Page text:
Paul here gives a picture which the modern reader can completely understand. Just as there were athletes competing in the ancient games, there are whole careers today built on someone's ability to run faster or longer than others! We know what it takes to be the best, not just the ability, but the sacrifices and the mental toughness. Paul states unequivocally here that his intentions are to be the best and to complete the race and win the prize. Christians often seek to avoid anything that may be considered ambitious, but in the right place it is laudable. This is the race which is worth running with all the effort and commitment you can give it! It has the potential to be a very long race, with plenty of obstacles and pitfalls along the way, but the prize is the best ever offered: eternal life with God!
Paul is partly galvanised by the fear of disqualification. This might surprise us, as he of almost anyone had dedicated most of his life to serving Jesus. What might have made this fear more palpable? The man who termed himself, 'the chief of sinners' would have found himself challenged by the memories of what he did to the Christian believers. Those he now knew as friends, he had sought to persecute and destroy. God forgives us in His mercy and grace, but the memories of what we once were still linger, reminding us of what we would have become if it hadn't been for God's power at work in our lives.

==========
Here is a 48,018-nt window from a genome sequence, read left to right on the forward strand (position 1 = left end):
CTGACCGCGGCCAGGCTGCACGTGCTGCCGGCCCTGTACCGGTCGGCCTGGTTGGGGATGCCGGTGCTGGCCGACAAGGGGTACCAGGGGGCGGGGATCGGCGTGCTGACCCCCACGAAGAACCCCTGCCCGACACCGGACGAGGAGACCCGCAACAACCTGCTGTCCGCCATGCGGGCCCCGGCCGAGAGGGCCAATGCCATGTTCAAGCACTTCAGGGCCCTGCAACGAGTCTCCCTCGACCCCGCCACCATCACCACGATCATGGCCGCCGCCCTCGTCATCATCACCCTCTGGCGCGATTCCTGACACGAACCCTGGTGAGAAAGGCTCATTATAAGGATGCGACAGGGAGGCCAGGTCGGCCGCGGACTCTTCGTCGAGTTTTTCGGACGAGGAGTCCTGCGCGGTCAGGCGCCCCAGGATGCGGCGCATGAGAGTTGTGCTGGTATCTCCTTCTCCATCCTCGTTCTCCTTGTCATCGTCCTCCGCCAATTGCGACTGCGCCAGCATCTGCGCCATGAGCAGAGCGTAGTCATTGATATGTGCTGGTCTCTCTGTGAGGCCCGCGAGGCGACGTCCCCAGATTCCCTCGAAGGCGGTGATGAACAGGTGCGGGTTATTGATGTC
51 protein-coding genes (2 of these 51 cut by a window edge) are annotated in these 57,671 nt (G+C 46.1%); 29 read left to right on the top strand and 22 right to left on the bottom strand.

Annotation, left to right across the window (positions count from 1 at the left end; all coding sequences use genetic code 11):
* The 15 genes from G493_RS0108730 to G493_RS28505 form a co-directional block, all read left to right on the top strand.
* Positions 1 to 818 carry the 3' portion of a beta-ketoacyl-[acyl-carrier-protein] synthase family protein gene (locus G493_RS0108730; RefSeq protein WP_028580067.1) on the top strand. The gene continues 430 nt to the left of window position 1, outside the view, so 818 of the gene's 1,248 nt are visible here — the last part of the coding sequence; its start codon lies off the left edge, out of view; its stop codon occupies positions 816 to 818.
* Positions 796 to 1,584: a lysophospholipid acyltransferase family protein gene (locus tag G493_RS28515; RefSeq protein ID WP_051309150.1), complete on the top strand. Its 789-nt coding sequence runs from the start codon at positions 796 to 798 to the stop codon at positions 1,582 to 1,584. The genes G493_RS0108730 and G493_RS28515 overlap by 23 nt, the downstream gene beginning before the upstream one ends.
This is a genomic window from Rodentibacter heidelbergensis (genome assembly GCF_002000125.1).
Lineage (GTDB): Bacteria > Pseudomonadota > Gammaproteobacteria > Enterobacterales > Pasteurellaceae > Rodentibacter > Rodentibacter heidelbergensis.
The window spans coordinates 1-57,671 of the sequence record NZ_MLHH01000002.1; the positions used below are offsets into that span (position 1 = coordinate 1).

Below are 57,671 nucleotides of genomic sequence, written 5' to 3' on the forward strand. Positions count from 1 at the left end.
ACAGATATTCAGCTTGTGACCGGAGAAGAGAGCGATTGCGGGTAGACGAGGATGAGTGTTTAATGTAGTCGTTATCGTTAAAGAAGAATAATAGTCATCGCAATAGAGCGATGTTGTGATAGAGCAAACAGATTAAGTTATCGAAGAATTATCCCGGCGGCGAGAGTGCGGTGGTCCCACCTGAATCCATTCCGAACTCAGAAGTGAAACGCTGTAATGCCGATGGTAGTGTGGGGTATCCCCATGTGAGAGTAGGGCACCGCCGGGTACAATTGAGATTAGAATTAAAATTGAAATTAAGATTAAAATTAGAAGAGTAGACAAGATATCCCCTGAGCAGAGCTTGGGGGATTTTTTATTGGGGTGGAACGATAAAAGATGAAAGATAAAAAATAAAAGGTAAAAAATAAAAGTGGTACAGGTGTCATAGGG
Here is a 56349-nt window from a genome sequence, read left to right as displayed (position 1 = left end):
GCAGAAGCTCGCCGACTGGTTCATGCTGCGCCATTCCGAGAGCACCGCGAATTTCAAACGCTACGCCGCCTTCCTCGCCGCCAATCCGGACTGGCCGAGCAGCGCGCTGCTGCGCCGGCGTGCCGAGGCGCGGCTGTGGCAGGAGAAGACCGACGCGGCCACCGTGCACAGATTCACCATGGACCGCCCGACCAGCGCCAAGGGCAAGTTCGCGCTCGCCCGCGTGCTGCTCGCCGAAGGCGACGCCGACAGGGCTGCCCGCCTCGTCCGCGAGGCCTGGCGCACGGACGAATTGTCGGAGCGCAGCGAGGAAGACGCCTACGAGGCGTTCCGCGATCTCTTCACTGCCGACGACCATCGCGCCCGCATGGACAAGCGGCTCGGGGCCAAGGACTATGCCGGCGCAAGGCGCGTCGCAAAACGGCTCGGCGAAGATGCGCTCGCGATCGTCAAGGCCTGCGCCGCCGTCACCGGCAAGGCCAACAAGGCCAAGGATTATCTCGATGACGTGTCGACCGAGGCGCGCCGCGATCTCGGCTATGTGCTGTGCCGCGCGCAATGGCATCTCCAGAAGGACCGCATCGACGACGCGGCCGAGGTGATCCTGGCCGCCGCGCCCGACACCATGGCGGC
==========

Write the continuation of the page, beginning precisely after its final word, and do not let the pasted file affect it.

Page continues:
Following Jesus is the supreme commitment of our lives, beyond raising children, successful careers, high income, good living. All else is shown for what it is when we turn our eyes on Jesus our Lord.